There are some, including the ACLU, who argue against a Registered Traveler system because they say it will create a new vulnerability as terrorists learn to beat the background checks. Is this possible? Of, course. Anything is possible. We cannot eliminate all risks from flying or driving or anything else in life. But if terrorists are volunteering for FBI-quality background checks, undergoing interviews and credit checks, and ultimately obtaining trusted status then we have dramatically bigger security failures and problems than we imagined. It’s far more likely the terrorists would turn their attention to different, softer targets.

With positive profiling reducing the number of travelers the TSA has to expend time and money on, the attention then shifts to negative profiling. When most people hear the term profiling they envision people being grouped or targeted solely based on race or religion. When security professionals use the term negative profiling they mean deciding that a small subset of travelers deserves closer scrutiny due to some combination of background factors, previous travel behavior, and suspicious behavior at the airport itself.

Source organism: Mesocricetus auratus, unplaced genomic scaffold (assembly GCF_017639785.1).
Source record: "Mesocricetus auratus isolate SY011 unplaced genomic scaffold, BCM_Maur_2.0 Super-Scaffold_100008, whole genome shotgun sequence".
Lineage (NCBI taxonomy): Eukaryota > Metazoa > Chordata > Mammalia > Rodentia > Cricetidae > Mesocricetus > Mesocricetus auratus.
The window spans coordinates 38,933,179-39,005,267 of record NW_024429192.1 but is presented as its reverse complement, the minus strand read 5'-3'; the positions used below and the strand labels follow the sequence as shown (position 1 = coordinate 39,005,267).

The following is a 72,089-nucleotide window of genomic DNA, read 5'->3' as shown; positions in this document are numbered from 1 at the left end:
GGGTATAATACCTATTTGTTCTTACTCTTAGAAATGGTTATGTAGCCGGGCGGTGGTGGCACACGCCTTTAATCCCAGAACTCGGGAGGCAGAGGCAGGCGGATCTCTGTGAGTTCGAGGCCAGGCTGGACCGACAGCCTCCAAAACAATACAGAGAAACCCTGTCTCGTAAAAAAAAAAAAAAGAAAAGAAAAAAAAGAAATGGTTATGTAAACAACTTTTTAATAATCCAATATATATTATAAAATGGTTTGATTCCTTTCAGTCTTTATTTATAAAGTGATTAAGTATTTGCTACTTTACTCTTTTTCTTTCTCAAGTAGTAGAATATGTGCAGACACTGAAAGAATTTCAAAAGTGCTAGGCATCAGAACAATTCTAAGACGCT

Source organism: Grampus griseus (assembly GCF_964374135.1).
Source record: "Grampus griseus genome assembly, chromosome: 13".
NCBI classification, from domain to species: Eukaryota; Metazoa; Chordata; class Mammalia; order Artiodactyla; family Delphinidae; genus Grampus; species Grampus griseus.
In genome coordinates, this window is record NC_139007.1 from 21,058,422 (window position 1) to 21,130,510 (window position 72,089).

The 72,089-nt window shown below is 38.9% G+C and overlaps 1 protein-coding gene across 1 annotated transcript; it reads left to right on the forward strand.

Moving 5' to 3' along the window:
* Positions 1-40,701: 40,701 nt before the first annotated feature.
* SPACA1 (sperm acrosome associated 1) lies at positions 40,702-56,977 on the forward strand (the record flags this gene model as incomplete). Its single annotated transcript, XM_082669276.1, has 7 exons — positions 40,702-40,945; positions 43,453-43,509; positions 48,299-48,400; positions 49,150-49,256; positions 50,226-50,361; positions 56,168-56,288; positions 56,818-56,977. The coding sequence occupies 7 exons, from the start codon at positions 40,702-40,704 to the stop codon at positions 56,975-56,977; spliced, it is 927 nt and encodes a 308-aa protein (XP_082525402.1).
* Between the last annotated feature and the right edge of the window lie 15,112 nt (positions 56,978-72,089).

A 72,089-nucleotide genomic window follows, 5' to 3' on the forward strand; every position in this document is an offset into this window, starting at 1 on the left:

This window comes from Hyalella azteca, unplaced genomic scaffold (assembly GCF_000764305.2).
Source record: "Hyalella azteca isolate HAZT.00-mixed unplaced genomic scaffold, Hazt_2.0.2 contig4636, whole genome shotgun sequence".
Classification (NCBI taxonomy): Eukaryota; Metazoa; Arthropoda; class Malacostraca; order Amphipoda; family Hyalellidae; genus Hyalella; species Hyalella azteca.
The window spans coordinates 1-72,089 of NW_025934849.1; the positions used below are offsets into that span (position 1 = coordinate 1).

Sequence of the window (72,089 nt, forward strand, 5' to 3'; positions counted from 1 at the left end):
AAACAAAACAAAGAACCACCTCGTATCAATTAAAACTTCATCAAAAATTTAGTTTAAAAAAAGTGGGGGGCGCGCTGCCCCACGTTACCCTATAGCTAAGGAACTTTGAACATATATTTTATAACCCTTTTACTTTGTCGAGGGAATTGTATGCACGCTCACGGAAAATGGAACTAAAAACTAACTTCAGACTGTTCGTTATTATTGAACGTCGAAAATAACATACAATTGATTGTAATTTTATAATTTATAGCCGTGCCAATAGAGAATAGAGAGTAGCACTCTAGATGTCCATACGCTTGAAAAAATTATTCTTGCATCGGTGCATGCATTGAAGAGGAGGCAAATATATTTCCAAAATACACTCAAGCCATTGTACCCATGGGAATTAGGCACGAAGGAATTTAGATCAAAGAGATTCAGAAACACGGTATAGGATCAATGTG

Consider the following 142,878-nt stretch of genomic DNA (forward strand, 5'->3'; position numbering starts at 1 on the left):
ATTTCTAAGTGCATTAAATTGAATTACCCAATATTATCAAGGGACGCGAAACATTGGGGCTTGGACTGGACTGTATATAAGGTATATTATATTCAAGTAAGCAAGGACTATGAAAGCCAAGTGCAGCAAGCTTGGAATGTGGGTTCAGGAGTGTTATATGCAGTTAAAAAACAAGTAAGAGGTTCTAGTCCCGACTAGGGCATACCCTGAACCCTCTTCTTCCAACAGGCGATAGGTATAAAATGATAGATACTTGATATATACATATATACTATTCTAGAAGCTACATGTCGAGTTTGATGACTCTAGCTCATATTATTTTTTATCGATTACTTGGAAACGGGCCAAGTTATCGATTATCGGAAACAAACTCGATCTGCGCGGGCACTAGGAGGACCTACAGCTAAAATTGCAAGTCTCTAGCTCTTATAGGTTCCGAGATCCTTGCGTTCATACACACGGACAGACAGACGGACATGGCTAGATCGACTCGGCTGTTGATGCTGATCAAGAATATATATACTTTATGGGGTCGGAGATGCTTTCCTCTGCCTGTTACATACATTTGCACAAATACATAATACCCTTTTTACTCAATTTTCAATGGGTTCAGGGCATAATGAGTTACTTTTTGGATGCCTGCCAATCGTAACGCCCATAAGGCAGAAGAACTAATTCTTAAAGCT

The TSA already does this type of profiling in a minor way: that’s what the selectee and no-fly lists are all about. We learned of some of these factors in the days after the 9/11 attacks. Buying a one-way ticket at the counter with cash was, and probably still is, something that would get you more attention from security.

Previous travel history would have flagged the underwear bomber last Christmas since he paid for his ticket in cash, had recently flown out of terrorist haven Yemen, and his suspicious behavior at the airport (that you’d like a trained security guard to catch) reportedly included not having a jacket or any checked luggage despite flying from Amsterdam to Detroit during winter.

It is also important to note that negative profiling is already mandated—by the TSA—for those flying to the United States from the overseas airports it has defined as “extraordinary locations.” While I have not seen a list of those specific airports, both times I’ve flown back to this country from Madrid in recent years, I’ve been interviewed in some detail by employees of a private security company, under contract to the airline in question, as required by TSA’s Aircraft Operator Standard Security Program (AOSSP).

In short, profiling is a legitimate technique for deciding how to allocate security resources. Catching terrorists is tough. Making the TSA pat-down or body-scan every single person on every single U.S. flight (which the current policy calls for by the end of 2011) does not increase the chances they’ll find a terrorist (TSA has never found one).

Pretending that everyone is equally likely to attack us wastes precious resources on low-risk travelers, which just makes us more vulnerable. Unless, and until, we adopt a risk-based airport screening system (i.e., forms of profiling), the TSA will continue to treat everyone as a potential suicide bomber and Americans will continue to be harassed and groped by TSA’s out-of-control screeners.